Has Mary’s Compassion Been Co-redemptive?

March 12, 2022
Source: fsspx.news

Theology has shown us that Mary’s compassion participated in our salvation as merit, as satisfaction, and as sacrifice, in the image of the Passion of Christ. The last characteristic is: redemption, or more precisely when applied to Mary, co-redemption.

The theological study of the role of the Passion in the Redemption began in the middle ages. The same applies to the study of compassion and co-redemption. The idea of co-redemption is found in tradition only implicitly in the expressions: the new Eve, socia, adjutrix (associate, helper).

The teachings of the popes

Leo XIII, in the encyclical Adjutricem populi: calls Mary the “Reparatrix of the whole world.”

Benedict XV in the Brief Inter sodalicia: “To such extent did Mary suffer and almost die with her suffering and dying Son; to such extent did she surrender her maternal rights over her Son for man’s salvation, and immolated Him—insofar as she could—in order to appease the justice of God, that we rightly say she redeemed the human race together with Christ.”

Pius XI, Allocution of November 30, 1933: “From the nature of His work the Redeemer ought to have associated His Mother with His work. For this reason We invoke her under the title of Coredemptrix.”

Theological reasons

It is appropriate for a woman to participate in the Redemption since a woman participated in the fall. The fall is the work of all men and God made the raising be the work of all men.

1) The Redemption metaphorically shows the work of the salvation of men by a double connection:

--From the point of view of the effects: they are compared to a liberation from servitude to the devil, from sin, and from the punishment incurred because of sin.

--From the point of view of the action accomplished to obtain these effects: it is compared to a  purchase, where the purchaser offers his own property against the goods he desires. He is only a purchaser:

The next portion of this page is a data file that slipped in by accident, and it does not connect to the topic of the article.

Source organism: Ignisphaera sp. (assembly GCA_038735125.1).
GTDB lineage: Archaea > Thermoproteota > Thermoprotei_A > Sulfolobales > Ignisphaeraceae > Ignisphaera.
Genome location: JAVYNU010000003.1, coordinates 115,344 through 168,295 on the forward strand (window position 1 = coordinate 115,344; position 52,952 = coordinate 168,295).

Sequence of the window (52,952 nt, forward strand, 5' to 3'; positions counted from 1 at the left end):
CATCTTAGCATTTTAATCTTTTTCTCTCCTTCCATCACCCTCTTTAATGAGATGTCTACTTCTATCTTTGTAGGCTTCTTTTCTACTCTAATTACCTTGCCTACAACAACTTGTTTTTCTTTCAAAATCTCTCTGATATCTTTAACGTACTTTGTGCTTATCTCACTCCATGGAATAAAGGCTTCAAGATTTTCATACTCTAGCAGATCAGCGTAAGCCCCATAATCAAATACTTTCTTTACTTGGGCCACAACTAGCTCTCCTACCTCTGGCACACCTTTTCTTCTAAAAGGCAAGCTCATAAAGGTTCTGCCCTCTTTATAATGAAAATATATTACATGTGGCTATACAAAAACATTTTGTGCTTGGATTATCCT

*if he himself makes the exchange;

*if the part that he brings is his own.

This is the case with Jesus Christ who Himself paid the price, and this price is His Blood. For these reasons, it properly belongs to Christ to be the Redemptor.

2) To speak of co-redemption is to designate a participation in this work. Regarding the Mother of God, we can grasp her manner of participation in the Redemption by comparing her role to that of Christ:

--Regarding the effects: Our Lady obtains from appropriateness [de congruo] what Jesus obtains in justice [de condigno]. The same effects are produced, but with a subordinate, though universal, efficacy.

--Regarding the action that produces these effects, compared to a purchase:

*Christ alone offers the sacrifice of His Blood as priest, but Our Lady unites herself with this intention after having furnished the victim.

*The price offered properly belongs to Christ, but it is something of Mary, for three reasons:

--The principal price, the Precious Blood, was produced from Mary’s substance.

--Her acceptance (the Fiat) is the sine qua non condition of this redemption.

--Among the sorrows of the Passion, some only exist because the Savior has an associate.

“The presence of and the suffering of Mary gives to the Passion of Christ a quality that would have been missing. Mary’s suffering would have been missing in a Redemption that wanted to be the offering to God of all human suffering. Jesus could suffer anything except that compassion towards His own sufferings. Everything that tears apart two beings who love one another, and the sorrow of one resounding in the other, is what Mary’s presence is with Jesus in His redemptive sacrifice, and enabled her to live in our name.” Nicolas, Theotokos.

3) The special place of the new Eve in the Redemption appears more clearly if we compare it to the participation of the other just ones in the Redemption:

--As to the effects:

*The merits of the just have a particular efficacy, whereas Our Lady’s have a universal efficacy.

*In addition, the just only obtain the application of the merits of the Passion, whereas the Virgin participates in their very acquisition.

--As to the Redemptive act:

*Like Mary, the faithful can unite their intention to it, but with a lesser charity.

*Although Jesus has a human nature, the faithful cannot lay claim to the price offered as being theirs, at least as much as the Mother of Jesus. They can only offer their own efforts in union with the Cross. Our Lady does so as well, with greater perfection.


The Redemption happened thus in three stages, in which the Son of God intervened as the principal agent and His Mother in a secondary manner:

--The Incarnation, which established the Mediator, God and man. Our Lady acted according to the grace of her divine maternity.

--The Passion, in which Christ realized His mediation. Our Lady participates through her compassion.

--The application of graces, exercised from the capital grace of Christ. The Mother of God takes part according to her role of universal mediation of graces.